Book review: Homecoming, by Rosemary Goring

This account of the short rule of Mary, Queen of Scots is intelligent, engaging and well-balanced, writes Allan Massie

Rosemary Goring PIC: Chris Scott
Rosemary Goring PIC: Chris Scott

There have been more biographies of Mary, Queen of Scots than of all the Stewart kings put together, and she has also been the subject of novels, plays and films. Some have been admiring, others hostile. She has been a figure of drama and romance, a tragic figure on account of the nobility with which she met her horrible end.

She is one of the few Scottish historical figures known even to people who know very little history, if indeed any. Yet she spent less than a quarter of her life in Scotland, five years as a child, six as the active head of government. Sent to France, for safety and education, she was not quite 20, but already a widowed Queen of France, when she returned to Scotland, a country which had just undergone a political and religious revolution. She was now the Roman Catholic queen of a Calvinist country. Six years later she had been deposed – compelled to abdicate – and fled to England in unwise search of a safe refuge.

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Rosmary Goring confines her study of Mary to the short period of her personal rule. Well, there’s drama and horror enough there, and she handles it very well. This is neither an adulatory work or hatchet job. She has sympathy for the Queen but thinks she was often rash, unwise, even foolish, in judgement. All the familiar and necessary horrors are here, admirably treated: the infatuation with Darnley and the wretched marriage which followed; the brutal murder of her secretary Rizzio, with the threat to cut the queen herself “in collops”; the still mysterious assassination of Darnley – was Mary herself perhaps intended to be killed also?; the forced marriage to Bothwell – was she raped as she seemed to allege?; then the drama of imprisonment in Loch Leven Castle, her daring escape, defeat in battle when she had gathered support, and flight to England.

Homecoming, by Rosemary Goring
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All this is familiar, and there can be no new ground to explore. Goring does, however, enrich the picture by full descriptions of the places that feature in the story, as they were then and are now. She fixes Mary in the Scotland of her time, and of ours.

She is sympathetic, but sometimes impatient with her heroine, certainly not blind to her mistakes and misjudgements. Her Mary is, in her Scottish days, no figure of romance, no great lover either. She was briefly infatuated with Darnley, but the marriage soon turned sour. I suspect Goring may agree with the novelist Josephine Tey who said that Mary would have been a much admired games mistress at a girls’ school.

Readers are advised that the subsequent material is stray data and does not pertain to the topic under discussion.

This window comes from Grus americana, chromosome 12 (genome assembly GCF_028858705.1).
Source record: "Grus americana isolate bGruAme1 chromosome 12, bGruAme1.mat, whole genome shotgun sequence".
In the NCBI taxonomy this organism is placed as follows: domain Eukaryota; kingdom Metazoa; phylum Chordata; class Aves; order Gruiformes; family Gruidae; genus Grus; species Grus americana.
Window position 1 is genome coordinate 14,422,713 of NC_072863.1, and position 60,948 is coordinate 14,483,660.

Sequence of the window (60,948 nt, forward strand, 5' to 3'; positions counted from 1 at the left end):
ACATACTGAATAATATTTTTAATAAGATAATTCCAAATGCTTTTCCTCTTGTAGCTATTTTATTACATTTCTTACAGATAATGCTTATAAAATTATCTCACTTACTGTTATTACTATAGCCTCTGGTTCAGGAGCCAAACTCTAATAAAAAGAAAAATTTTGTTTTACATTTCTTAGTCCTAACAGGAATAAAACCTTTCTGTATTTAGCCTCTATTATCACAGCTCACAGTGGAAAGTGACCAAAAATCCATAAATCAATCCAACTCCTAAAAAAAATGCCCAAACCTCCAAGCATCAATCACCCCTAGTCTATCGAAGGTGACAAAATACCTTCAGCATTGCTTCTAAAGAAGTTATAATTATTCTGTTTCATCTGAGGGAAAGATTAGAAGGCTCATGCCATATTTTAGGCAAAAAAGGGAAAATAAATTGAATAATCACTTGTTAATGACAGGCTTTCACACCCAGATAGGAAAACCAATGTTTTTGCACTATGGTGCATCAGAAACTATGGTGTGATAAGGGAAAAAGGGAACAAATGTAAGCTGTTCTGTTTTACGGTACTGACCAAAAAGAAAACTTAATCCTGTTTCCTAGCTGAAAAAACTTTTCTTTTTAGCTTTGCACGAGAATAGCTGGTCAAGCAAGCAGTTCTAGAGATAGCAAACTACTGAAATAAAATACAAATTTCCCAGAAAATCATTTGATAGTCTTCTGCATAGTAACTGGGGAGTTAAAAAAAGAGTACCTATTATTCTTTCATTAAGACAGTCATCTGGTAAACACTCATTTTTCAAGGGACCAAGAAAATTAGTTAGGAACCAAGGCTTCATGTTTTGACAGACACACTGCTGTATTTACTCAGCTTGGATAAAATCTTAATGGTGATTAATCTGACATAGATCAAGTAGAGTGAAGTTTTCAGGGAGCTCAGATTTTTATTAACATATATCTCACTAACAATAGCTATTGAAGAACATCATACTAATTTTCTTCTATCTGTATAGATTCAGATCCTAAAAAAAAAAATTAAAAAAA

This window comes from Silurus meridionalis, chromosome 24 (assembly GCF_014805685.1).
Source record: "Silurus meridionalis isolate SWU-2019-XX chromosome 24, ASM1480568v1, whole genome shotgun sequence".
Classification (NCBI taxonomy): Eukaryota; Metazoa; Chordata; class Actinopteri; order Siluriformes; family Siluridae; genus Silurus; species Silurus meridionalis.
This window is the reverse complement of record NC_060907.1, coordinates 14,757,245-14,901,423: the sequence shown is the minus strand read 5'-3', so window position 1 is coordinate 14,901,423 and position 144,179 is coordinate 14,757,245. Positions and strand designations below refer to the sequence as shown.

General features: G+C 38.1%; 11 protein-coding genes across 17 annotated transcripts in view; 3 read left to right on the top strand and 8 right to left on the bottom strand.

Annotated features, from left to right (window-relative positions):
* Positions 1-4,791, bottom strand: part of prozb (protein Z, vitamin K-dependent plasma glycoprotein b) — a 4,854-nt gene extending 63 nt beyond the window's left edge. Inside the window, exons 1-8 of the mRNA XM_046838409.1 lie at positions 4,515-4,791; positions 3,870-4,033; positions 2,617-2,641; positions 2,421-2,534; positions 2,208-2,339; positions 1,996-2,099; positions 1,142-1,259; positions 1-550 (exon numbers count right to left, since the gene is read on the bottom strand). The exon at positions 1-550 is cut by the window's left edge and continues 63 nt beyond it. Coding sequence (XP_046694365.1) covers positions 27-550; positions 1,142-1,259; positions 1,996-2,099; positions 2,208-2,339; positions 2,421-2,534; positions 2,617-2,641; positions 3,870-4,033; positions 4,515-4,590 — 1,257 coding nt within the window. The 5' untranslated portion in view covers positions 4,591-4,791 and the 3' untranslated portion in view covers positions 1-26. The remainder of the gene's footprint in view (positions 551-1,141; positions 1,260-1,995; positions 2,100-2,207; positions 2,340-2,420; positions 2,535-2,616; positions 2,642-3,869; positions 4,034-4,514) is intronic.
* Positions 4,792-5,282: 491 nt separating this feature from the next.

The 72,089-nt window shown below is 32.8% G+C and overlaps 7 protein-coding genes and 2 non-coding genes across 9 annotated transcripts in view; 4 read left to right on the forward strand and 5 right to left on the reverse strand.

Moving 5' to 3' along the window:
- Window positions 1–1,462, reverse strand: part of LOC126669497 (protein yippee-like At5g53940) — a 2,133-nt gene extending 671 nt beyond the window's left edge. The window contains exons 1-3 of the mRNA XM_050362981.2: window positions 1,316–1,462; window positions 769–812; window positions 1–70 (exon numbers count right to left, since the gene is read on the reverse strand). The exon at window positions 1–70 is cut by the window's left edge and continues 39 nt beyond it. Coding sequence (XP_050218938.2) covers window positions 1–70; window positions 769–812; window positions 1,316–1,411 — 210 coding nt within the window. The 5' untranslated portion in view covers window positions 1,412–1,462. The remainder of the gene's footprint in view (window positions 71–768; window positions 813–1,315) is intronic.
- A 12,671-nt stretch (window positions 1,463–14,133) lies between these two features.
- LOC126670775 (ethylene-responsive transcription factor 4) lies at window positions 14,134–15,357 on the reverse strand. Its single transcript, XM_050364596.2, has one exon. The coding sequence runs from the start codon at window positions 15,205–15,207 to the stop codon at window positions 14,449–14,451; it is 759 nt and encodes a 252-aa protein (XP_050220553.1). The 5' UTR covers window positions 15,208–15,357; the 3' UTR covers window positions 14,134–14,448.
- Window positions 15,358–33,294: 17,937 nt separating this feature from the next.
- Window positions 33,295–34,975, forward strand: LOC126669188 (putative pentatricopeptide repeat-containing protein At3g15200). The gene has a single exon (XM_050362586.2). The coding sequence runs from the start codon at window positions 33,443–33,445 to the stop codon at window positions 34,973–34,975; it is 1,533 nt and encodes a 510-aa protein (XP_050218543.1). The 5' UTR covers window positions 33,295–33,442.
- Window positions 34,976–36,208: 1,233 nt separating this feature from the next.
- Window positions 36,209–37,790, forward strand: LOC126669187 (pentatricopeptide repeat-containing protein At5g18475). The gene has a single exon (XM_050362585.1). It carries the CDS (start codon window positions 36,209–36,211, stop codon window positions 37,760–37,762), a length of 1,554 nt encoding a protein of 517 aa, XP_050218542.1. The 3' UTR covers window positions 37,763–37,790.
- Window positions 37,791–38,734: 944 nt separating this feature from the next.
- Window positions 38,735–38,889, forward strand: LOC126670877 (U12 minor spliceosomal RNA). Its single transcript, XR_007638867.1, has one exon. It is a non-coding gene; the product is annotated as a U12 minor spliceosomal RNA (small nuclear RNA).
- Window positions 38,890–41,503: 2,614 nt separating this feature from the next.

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She is, I think, too generous to Mary’s illegitimate half-brother, the Earl of Moray, who was in the pay of Elizabeth of England. Moray, known to Presbyterians as “the good Lord James”, was a shifty and untrustworthy figure, even if less brutal and less appalling than most of his associates. What a frightful crew of cut-throats they were.

Nobody did more damage to Mary’s reputation than George Buchanan, the pre-eminent intellectual of the time, hailed in Europe as the greatest Latin poet of the age. Mary at first was well-inclined to Buchanan; he had, before he became a late Calvinist convert, written eulogies of her French family, the House of Guise, leaders of the Catholic Counter-Revolution. Buchanan had also been Moray’s tutor and was, significantly, a Lennox man loyal to Darnley’s father. Buchanan’s “Detectio Mariae Reginae” made the case against Mary viciously and inventively. The case might not have impressed any court of law, but it was a powerful piece of what we now call tabloid journalism.

Goring is a journalist herself, but a broadsheet one, and, unlike Buchanan, judicious and fair. Her Mary has charm, intelligence and courage, but also poor judgement. She was more likeable, in many ways more admirable, than her English cousin and rival Elizabeth, but had none of the English Queen’s understanding of politics.

This is a nicely measured book, intelligent, engaging and well-balanced. Sixteenth-century Scottish history is fascinating, great to read about here, terrible to have experienced.

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Homecoming, by Rosemary Goring, Birlinn, 285pp, £22. Rosemary Goring is appearing at the Edinburgh International Book Festival on 29 August